What happens when the organizational commitment to safety falls short, supervisors and/or employees slip up, and PPE fails? One option is to add an extra level of proactive measures. Proactive, real-time safety programs provide workers on foot and equipment operators in motion with real-time proximity alert devices that can help prevent collision events through an early warning mechanism, a concept recently proven by a trial program sponsored by the Construction Industry Institute (CII, see sidebar). The system includes a technology protective device and a sitewide visualization system that can work reliably in harsh construction environments.

Technology Field Trial Design

The primary objective of the field trials was to test an integrated, proactive, real-time safety technology that increases situational awareness and safety on construction sites. The equipment worn by workers or installed in the cab of operating equipment is designed to warn of the presence of potential hazards, particularly heavy equipment, to reduce the percentage of struck-by incidents. These devices are available today from several suppliers but are seldom found in use. The second part of the field trial was designed to combine individual signals from each worker and piece of equipment to form a visual display of the location of all resources on the construction site. By using visualization and predictive software to show real-time movement of equipment and workers, contact collisions can be avoided.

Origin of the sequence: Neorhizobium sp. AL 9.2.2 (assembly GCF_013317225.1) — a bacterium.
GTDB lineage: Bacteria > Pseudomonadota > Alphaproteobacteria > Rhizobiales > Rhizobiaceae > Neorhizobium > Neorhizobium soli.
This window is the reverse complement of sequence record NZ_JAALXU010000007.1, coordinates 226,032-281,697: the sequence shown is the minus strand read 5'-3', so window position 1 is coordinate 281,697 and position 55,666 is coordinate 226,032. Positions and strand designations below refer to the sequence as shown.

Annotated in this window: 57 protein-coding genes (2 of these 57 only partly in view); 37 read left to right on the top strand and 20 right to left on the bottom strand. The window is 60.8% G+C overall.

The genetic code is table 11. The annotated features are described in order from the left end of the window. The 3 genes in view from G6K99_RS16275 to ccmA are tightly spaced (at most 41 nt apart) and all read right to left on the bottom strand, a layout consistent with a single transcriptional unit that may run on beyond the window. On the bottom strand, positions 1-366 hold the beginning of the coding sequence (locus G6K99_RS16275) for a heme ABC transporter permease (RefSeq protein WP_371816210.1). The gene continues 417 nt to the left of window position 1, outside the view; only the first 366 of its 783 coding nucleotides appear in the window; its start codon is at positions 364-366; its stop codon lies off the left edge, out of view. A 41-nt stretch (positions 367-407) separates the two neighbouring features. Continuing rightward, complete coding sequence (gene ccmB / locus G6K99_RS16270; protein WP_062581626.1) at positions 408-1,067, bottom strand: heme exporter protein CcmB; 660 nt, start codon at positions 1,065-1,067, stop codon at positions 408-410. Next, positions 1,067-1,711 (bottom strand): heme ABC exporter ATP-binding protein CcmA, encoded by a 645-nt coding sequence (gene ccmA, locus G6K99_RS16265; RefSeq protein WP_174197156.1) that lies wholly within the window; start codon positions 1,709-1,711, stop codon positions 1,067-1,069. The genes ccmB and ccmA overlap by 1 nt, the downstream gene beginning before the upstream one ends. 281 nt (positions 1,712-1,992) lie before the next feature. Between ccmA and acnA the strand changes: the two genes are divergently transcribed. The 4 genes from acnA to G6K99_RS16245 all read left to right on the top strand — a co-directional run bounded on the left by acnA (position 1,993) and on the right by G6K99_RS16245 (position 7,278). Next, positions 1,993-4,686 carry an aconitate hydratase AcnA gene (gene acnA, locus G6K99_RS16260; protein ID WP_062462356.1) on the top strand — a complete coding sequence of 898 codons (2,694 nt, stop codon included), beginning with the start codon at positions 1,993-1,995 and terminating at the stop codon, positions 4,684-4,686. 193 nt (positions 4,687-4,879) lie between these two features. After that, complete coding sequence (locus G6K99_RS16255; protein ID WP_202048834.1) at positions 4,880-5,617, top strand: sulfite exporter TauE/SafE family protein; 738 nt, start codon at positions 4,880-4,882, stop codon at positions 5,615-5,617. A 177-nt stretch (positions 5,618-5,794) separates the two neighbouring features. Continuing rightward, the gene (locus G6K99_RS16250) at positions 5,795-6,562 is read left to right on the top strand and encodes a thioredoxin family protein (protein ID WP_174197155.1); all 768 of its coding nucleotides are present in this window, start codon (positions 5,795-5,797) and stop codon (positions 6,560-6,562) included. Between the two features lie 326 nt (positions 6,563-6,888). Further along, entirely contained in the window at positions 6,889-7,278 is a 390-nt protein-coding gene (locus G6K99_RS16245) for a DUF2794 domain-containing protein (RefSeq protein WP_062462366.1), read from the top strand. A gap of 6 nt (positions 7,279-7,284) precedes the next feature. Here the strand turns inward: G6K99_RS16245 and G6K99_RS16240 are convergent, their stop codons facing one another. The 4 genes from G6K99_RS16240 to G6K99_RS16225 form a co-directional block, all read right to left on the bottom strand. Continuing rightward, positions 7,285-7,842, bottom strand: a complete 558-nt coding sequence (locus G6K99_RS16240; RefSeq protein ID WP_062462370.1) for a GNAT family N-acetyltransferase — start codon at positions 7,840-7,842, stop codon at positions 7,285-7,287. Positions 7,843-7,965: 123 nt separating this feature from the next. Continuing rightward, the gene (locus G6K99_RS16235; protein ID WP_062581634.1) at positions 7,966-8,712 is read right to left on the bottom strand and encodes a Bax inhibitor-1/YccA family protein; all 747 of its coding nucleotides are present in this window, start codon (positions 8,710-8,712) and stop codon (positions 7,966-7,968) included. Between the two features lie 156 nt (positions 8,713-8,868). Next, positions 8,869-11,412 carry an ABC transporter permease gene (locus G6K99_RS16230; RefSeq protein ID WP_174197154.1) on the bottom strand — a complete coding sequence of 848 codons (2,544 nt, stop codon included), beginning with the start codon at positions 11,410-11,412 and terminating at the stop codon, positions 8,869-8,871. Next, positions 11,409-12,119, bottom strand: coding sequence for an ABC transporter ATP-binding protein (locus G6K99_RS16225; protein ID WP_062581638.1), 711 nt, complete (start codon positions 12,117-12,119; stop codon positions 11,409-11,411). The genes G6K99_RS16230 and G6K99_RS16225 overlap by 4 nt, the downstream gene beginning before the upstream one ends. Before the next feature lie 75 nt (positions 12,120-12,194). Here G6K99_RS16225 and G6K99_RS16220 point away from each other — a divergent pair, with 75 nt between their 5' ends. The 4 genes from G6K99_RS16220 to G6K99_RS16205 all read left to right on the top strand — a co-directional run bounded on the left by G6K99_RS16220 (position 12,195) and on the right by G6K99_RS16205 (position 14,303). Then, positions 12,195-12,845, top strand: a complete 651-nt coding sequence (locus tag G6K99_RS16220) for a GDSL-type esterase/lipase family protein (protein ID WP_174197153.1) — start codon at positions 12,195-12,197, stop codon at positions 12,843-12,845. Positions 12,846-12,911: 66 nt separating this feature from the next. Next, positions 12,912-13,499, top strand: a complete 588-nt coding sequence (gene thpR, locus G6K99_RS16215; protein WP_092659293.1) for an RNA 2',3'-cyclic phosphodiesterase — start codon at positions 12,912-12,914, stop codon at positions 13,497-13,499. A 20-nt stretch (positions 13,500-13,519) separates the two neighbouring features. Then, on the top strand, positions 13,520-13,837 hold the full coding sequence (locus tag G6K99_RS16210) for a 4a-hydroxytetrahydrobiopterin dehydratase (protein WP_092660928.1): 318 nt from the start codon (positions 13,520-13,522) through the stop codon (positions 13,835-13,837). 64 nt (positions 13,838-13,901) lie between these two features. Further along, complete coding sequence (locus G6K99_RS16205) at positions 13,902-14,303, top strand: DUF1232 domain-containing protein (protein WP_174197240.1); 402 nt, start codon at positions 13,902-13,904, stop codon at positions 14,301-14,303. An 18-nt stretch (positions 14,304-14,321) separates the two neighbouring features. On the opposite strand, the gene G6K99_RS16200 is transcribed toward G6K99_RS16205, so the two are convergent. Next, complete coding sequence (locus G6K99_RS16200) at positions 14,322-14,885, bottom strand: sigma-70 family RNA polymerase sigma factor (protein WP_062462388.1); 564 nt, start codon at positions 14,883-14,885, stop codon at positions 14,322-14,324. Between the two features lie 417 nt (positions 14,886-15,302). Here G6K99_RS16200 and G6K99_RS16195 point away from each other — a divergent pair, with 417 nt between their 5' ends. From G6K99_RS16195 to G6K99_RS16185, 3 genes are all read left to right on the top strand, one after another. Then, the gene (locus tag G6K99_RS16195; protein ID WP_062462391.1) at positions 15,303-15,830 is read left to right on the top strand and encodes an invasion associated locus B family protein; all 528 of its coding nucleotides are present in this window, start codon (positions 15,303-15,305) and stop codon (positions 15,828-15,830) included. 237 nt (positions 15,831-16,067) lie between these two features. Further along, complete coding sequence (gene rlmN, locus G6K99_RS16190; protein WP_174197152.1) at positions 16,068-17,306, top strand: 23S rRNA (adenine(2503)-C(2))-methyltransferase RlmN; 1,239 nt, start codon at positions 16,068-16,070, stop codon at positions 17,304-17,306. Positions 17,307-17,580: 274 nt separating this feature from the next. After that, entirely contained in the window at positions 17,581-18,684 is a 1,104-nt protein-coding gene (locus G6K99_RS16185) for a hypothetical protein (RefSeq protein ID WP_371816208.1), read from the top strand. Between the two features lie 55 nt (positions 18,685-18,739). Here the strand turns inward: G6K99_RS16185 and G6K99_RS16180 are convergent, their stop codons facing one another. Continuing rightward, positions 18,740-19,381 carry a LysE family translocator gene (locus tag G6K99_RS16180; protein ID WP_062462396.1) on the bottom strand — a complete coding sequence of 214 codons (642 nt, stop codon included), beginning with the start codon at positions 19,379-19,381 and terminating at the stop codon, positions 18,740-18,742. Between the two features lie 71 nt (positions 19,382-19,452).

Warning Workers. When workers, equipment, and even materials are too close to each other, this real-time system activates visual, auditory, and vibrating alerts to warn both workers on foot and equipment operators. The field-tested devices—known as equipment and personal protection units—were tested on workers on foot and on operating equipment on the selected job sites.

The in-cab device on operating vehicles was equipped with an equipment protection unit (EPU) that consisted of a single antenna, a reader, and an alarm. The personal protection unit (PPU) consisted of a chip, a battery, and an alarm. The term “personal” was used because post-trial interviews revealed that workers like to identify themselves with the safety devices—they like to “own” them. Although the user can define the signal strength of the EPU for each piece of equipment, the signal is typically transmitted in a radial manner and loses strength with distance. The PPU then intercepts the signal at a user-adjustable distance and automatically returns the signal such that both systems trigger their internal alarms. The operation of sending and receiving information is instantaneous; the whole process occurs in real time. Figures 1 and 2 show the EPU/PPU equipment during field trials.